With the recent uptick in the economy, individuals have more disposable income, which has attributed to an increase in small claims lawsuits getting filed against associations.
Small claims lawsuits fall into one of three primary categories: 1) an alleged failure to follow or enforce the governing documents; 2) an alleged failure to properly and uniformly impose fines or assessments; or 3) lawsuits by association contractors based on breach of contract.
Small claims actions are appealing to individuals and small businesses because the rules of evidence are relaxed and typically small claims actions do not involve attorneys, which make them less expensive than typical litigation matters.
There are specific requirements that all small claims actions must meet. First, the amount in dispute must not exceed $7,500. Second, the summons and complaint must be filed by the plaintiff with the small claims clerk who will then immediately set the trial date. The summons and complaint must be served at least 15 days prior to the trial date. Unlike actions brought in county and district courts, small claims actions may be served by certified mail if sent by the clerk of the court. Finally, small claims lawsuits must be filed in the counties where the defendant associations are located.
Attorneys are not permitted to appear in small claims cases except in limited circumstances. The most common exception to this rule is a defendant in a small claims action has a right to be represented by an attorney. If a defendant chooses to be represented, that defendant’s attorney must file a notice of representation with the court no later than seven days before trial. If a defendant chooses to be represented in a small claims action, the plaintiff may also retain an attorney. Therefore, associations that are being sued in small claims courts may be represented by legal counsel.
When an association is sued in small claims court, the association should consider several factors. First, the association must decide whether a claim will be submitted to its insurance carrier. It is often the case that an association’s deductible is higher than the $7,500 limit in small claims court, which results in many associations deciding not to turn over small claims lawsuits as claims.
Prior to deciding whether to turn a small claims lawsuit into insurance, an association should take into consideration the possibility that a small claims action may blow up into a big action involving counterclaims, modified complaints, and additional parties being added to the action. Should this occur, the defending association will be forced to retain legal counsel and incur legal fees for its defense. If an insurance claim was not filed at the onset of such litigation, the carrier may deny coverage based on a failure to timely submit the claim.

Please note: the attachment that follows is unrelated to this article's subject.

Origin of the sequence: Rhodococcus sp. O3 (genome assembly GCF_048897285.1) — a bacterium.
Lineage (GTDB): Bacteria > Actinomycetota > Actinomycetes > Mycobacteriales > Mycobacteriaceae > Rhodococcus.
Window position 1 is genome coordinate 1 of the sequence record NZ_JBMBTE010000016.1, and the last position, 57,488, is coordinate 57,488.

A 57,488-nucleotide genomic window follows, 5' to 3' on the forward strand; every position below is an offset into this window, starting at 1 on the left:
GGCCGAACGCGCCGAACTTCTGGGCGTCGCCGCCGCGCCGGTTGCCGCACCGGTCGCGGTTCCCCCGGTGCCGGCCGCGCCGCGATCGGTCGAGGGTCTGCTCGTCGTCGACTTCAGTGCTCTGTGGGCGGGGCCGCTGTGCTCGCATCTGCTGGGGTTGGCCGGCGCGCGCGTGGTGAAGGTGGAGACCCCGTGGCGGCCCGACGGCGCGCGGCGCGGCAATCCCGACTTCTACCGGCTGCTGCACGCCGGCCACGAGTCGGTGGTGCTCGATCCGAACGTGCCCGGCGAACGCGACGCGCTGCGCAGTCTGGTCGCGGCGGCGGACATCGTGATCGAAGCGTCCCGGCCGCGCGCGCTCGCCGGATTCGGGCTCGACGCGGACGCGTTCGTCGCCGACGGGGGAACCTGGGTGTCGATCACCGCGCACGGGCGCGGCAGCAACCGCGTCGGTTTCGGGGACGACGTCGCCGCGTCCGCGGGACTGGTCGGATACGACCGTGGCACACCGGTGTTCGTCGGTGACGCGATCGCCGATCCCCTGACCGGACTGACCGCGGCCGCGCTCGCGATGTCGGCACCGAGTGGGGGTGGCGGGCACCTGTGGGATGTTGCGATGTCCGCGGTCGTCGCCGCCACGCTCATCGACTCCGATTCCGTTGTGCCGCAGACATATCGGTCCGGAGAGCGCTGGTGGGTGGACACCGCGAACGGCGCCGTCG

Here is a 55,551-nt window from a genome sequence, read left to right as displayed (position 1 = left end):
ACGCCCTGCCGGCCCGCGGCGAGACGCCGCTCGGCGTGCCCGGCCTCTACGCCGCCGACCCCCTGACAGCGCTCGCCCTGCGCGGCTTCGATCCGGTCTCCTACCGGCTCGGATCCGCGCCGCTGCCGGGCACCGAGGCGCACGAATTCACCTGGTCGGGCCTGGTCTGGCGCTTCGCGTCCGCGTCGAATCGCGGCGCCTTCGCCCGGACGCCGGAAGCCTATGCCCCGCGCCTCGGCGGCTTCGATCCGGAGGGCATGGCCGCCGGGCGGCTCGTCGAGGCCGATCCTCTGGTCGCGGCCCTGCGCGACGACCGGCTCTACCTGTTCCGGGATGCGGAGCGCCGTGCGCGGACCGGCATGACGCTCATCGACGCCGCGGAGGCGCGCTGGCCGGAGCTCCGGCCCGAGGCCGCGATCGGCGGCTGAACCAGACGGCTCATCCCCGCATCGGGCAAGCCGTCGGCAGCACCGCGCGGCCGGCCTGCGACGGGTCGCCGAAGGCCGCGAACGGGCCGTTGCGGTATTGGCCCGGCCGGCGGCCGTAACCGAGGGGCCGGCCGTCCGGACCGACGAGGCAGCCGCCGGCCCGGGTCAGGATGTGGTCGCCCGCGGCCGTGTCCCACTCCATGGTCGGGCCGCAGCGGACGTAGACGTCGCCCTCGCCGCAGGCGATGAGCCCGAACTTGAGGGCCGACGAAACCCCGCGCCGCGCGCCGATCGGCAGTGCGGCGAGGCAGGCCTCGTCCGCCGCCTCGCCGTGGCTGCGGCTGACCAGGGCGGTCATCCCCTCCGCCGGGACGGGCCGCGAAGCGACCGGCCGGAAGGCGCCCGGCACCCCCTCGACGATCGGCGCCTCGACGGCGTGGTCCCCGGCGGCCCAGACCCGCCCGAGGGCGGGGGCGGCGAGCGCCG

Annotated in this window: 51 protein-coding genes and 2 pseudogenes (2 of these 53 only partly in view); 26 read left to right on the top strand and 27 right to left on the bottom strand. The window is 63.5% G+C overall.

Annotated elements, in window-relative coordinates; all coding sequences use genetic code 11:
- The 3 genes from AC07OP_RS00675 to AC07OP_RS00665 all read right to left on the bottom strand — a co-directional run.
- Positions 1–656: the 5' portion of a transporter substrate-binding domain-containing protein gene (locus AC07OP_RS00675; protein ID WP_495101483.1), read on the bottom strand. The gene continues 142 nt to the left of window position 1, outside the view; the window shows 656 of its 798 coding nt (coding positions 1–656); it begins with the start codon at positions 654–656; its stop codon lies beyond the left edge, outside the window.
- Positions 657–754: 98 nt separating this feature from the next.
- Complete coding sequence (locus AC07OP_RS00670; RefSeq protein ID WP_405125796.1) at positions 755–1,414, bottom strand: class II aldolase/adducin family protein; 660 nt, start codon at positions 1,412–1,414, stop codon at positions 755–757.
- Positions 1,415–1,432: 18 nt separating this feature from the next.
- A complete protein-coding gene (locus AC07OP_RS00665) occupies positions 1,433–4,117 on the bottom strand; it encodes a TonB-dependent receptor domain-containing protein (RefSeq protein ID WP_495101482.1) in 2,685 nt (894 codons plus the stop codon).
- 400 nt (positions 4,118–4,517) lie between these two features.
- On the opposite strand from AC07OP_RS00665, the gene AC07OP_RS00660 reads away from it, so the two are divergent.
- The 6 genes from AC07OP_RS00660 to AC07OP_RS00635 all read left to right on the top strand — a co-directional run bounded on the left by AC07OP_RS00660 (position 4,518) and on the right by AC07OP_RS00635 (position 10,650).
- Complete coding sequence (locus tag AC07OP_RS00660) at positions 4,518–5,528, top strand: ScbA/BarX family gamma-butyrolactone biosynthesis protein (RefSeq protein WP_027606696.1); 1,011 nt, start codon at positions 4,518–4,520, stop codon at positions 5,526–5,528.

Because small claims actions are still legal proceedings, it is generally recommended that associations be represented by counsel. In many small claims actions, associations may recover their attorney fees and costs from the plaintiff if they prevail at trial. However, because attorney fee recovery is dependent on several factors, associations should consult with legal counsel to determine if attorney fees are recoverable in each particular case.
Finally, a trial in small claims court is very informal. The magistrate does not follow formal legal or evidentiary procedures. Just because the plaintiff’s complaint alleges one thing, it does not mean the magistrate will not allow plaintiff to add additional allegations during the trial. This means associations must come to a small claims trial prepared to respond not only to what is in the complaint, but also other issues that may be raised.
For more information about the small claims process and whether or not your association should retain counsel, please contact a Altitude Community Law attorney at 303.432.9999.